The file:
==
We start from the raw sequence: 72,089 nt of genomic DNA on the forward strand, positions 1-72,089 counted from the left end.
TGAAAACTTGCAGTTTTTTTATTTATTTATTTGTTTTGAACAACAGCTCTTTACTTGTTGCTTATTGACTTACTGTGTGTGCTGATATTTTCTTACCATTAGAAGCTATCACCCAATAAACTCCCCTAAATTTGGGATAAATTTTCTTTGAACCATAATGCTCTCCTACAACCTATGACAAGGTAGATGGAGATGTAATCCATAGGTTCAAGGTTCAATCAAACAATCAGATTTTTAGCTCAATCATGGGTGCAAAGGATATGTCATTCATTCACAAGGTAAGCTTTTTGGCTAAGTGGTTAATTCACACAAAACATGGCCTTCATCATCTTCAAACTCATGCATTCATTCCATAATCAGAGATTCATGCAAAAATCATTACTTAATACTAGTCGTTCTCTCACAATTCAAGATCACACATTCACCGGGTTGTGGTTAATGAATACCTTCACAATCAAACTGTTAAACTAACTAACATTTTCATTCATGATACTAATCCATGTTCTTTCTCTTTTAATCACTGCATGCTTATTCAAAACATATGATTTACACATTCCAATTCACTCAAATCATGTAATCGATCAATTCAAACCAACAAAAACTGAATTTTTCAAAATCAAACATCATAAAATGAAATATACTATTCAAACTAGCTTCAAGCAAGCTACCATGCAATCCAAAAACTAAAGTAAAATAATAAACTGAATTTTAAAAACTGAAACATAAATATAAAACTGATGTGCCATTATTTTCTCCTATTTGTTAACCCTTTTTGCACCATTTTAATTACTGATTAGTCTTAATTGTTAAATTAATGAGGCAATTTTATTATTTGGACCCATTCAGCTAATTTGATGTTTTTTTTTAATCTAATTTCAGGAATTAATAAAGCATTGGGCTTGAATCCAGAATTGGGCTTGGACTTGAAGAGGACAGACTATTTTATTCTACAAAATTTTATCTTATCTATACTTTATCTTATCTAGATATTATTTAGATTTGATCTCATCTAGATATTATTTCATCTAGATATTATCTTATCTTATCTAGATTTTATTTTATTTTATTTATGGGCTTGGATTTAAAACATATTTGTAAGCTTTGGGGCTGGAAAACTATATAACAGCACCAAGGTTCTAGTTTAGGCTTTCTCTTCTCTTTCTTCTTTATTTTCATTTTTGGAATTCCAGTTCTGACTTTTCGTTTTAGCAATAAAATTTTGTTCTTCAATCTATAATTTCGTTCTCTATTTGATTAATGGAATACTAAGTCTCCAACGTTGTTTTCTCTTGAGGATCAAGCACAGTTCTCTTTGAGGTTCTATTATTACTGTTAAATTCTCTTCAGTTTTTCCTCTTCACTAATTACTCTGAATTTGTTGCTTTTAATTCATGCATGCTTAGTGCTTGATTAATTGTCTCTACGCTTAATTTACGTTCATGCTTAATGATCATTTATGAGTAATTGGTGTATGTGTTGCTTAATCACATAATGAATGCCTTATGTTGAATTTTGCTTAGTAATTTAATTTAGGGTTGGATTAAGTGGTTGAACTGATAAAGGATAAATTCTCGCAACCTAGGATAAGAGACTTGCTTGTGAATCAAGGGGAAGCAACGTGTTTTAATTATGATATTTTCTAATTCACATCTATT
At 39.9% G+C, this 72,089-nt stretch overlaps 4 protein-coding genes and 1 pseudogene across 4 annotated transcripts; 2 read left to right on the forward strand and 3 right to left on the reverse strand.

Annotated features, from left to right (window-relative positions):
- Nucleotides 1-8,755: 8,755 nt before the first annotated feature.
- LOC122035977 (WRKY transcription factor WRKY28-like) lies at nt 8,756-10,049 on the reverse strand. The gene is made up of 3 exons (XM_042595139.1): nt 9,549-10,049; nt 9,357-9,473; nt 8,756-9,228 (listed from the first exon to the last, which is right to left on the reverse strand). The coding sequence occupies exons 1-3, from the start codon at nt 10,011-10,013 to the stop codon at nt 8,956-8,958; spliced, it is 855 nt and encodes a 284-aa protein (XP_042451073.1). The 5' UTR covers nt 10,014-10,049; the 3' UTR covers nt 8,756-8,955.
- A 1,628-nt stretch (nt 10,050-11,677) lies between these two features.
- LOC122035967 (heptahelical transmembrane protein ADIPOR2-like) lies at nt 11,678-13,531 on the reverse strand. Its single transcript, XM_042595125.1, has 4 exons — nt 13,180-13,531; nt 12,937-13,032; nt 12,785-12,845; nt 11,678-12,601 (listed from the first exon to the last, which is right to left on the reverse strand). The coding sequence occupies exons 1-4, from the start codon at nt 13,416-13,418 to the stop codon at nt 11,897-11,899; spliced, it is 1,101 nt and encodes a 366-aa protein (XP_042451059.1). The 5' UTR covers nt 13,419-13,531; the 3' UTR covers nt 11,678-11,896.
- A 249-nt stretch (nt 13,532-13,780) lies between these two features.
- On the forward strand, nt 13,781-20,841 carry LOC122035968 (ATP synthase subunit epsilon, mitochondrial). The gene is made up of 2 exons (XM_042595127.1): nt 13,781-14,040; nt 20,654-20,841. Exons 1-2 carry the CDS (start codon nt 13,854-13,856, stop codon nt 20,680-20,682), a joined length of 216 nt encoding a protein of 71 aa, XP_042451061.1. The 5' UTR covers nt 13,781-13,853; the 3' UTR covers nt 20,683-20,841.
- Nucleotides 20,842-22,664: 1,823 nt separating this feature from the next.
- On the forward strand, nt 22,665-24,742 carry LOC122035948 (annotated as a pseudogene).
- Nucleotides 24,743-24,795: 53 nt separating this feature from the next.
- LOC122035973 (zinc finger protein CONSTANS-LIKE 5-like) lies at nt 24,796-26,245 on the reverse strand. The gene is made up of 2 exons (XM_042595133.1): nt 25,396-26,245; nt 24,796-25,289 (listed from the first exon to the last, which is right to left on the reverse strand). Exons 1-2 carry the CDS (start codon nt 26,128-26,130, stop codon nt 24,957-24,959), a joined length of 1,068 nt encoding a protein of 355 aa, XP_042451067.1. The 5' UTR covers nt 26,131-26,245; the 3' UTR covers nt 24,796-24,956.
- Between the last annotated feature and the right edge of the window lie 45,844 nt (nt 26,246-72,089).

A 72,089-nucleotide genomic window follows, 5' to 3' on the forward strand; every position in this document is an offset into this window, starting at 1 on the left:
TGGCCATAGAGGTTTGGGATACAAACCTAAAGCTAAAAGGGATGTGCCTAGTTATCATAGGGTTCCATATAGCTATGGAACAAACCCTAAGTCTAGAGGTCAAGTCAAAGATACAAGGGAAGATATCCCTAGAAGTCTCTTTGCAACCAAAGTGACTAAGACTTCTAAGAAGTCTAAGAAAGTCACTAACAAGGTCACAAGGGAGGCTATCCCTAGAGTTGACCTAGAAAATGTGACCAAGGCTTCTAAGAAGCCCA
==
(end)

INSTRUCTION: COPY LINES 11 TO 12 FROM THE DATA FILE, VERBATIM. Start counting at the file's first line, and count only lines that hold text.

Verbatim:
- Nucleotides 20,842-22,664: 1,823 nt separating this feature from the next.
- On the forward strand, nt 22,665-24,742 carry LOC122035948 (annotated as a pseudogene).